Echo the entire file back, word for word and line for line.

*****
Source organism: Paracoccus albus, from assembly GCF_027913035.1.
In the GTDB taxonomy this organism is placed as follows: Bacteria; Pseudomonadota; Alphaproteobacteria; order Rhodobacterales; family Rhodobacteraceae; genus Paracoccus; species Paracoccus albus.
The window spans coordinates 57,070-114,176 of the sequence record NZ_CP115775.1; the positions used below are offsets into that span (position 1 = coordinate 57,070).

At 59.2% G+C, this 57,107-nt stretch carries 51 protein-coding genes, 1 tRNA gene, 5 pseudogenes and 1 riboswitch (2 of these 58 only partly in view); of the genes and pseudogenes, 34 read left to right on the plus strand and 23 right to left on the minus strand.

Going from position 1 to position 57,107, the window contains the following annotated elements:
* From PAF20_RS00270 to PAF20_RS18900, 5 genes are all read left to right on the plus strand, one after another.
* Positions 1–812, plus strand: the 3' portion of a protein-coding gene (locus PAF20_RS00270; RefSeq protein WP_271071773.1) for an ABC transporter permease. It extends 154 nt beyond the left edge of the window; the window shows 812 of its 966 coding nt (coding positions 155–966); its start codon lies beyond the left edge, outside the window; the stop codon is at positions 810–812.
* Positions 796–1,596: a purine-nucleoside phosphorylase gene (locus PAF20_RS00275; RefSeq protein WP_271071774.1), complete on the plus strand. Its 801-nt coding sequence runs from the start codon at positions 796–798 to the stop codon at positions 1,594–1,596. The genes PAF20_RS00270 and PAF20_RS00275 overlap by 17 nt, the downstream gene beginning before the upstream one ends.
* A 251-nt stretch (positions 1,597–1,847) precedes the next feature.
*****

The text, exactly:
Source organism: Paracoccus albus, from assembly GCF_027913035.1.
In the GTDB taxonomy this organism is placed as follows: Bacteria; Pseudomonadota; Alphaproteobacteria; order Rhodobacterales; family Rhodobacteraceae; genus Paracoccus; species Paracoccus albus.
The window spans coordinates 57,070-114,176 of the sequence record NZ_CP115775.1; the positions used below are offsets into that span (position 1 = coordinate 57,070).

At 59.2% G+C, this 57,107-nt stretch carries 51 protein-coding genes, 1 tRNA gene, 5 pseudogenes and 1 riboswitch (2 of these 58 only partly in view); of the genes and pseudogenes, 34 read left to right on the plus strand and 23 right to left on the minus strand.

Going from position 1 to position 57,107, the window contains the following annotated elements:
* From PAF20_RS00270 to PAF20_RS18900, 5 genes are all read left to right on the plus strand, one after another.
* Positions 1–812, plus strand: the 3' portion of a protein-coding gene (locus PAF20_RS00270; RefSeq protein WP_271071773.1) for an ABC transporter permease. It extends 154 nt beyond the left edge of the window; the window shows 812 of its 966 coding nt (coding positions 155–966); its start codon lies beyond the left edge, outside the window; the stop codon is at positions 810–812.
* Positions 796–1,596: a purine-nucleoside phosphorylase gene (locus PAF20_RS00275; RefSeq protein WP_271071774.1), complete on the plus strand. Its 801-nt coding sequence runs from the start codon at positions 796–798 to the stop codon at positions 1,594–1,596. The genes PAF20_RS00270 and PAF20_RS00275 overlap by 17 nt, the downstream gene beginning before the upstream one ends.
* A 251-nt stretch (positions 1,597–1,847) precedes the next feature.